Well, folks. I did it. I survived yesterday, our first day of LIFE CHANGE - by which I mean, following the Engine 2 Diet for a plant-based, whole-foods approach. And, let me tell you, it's every bit as exciting as it sounds. Sunday I made a lengthy list of items the book recommended I'd need to pick up. Being the good, obedient girl that I am, I added things to my list being careful not to think too long and hard about a) what they were or b) what the hell I was supposed to do with them.
However, as Sunday slipped away, I became increasingly gun shy about the whole thing. What was I doing? Why was I doing it? Amazing how quickly I can forget. At Whole Foods, I tossed items dutifully into my cart, fighting a feeling of doom with each addition. Liquid amino acids? I don't know what ANY of those words mean. NUTRITIONAL YEAST FLAKES? ARE YOU FUCKING KIDDING ME?
But I promised myself I'd make this change. And so I came home Sunday night, put away all the evidence that I was about to embark on a brave new journey, and then promptly ate McDonald's and a big slice of chocolate cake. If I gotta go down, I'm going down fighting.
Then Monday rolled around. D-Day. I woke up refreshed and ready to meet the challenge with this attitude: I'm not doing it and you can't make me. I was facing the first of many moments of panic-induced catatonia as I thought: what the hell am I supposed to eat?
Starting off gently, my husband handed me coffee with almond milk. Well, that'll take some adjusting.
As the day progressed, Chris kept saying, "Look at us, being all vegan." Until I told him that if he didn't stop using the word vegan I was going to punch him in the face. Now that I'm actually doing this thing - as opposed to flapping my mouth about it - there's something about that label that gets me panicked, makes me think I'm doing something impossible or undesirable. Yes, it's shorter than saying, "Look at us, trying to eat a whole-foods, mostly-plant-based diet." But that version doesn't seem quite as scary.
Not quite, anyway.
I decided that the only way I'll survive the days ahead is to stop looking at this as some overwhelming, foreign change - and focus instead on what I'd normally eat and figure out how to adapt it. Morning, then, wasn't that tough. Usually I just have coffee and fresh fruit-and-vegetable juice and, except for the fat-free creamer I like to mainline, there's not much to alter there.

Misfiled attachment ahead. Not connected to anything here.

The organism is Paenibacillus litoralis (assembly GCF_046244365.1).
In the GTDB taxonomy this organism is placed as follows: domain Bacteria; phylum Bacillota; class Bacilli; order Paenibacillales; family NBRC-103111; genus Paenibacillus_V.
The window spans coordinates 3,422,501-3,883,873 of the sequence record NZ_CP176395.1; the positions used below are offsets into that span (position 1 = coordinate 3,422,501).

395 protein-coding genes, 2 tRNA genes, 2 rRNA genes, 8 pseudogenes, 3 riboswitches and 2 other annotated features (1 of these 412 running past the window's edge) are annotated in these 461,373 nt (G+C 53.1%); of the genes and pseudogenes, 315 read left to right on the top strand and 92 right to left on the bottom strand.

Then lunch came around and because I hadn't wanted to think too much about it, I delayed it to the point where I was shaking with hunger. I almost cried at the realization that I would have to make some food. And while I wasn't up to tackling a recipe from the Engine 2 book, I know enough about what I'm supposed to be eating to throw something together. Into a bowl went some cold brown rice, a rinsed can of chickpeas, some chopped cucumbers, asparagus and peppers. A small handful of walnuts and dried cranberries.
I made a quick dressing of fresh lime juice, garlic, and agave. And, here's where I have to confess my first serious departure: I added a little grapeseed oil to the dressing. I KNOW! The Engine 2 police would have confiscated it, but it made it a little more tasty for me. While I'm wary of giving myself too much rope, I'm also trying not to be too rigid about this. Success will be if I incorporate most - or even many - of the nutrition lessons into my everyday life. I'm not going to freak out about a tablespoon of oil split across a giant salad. (Although clearly I AM freaking out a bit, since you can HEAR the rationalization, can't you?)
The rest of the day progressed okay. Ditto today so far. I won't pretend that it isn't tough. Again, the biggest thing I'm battling is this voice inside me that screams "YOU CAN'T EAT ANYTHING," when, clearly, that's not true. It's just that I'm going to have to try. Put forth a little effort. Get creative.
I know. It sounds exhausting, doesn't it?
And a final observation: if there's such a thing as the Chickpea Council of America - and I like to think there is - then all I can say is they are going to owe me BIG TIME. They are fast becoming a mainstay of my diet, and if they're casting for Miss Chickpea USA, I guess all I'm saying is I'd like to, at least, be considered.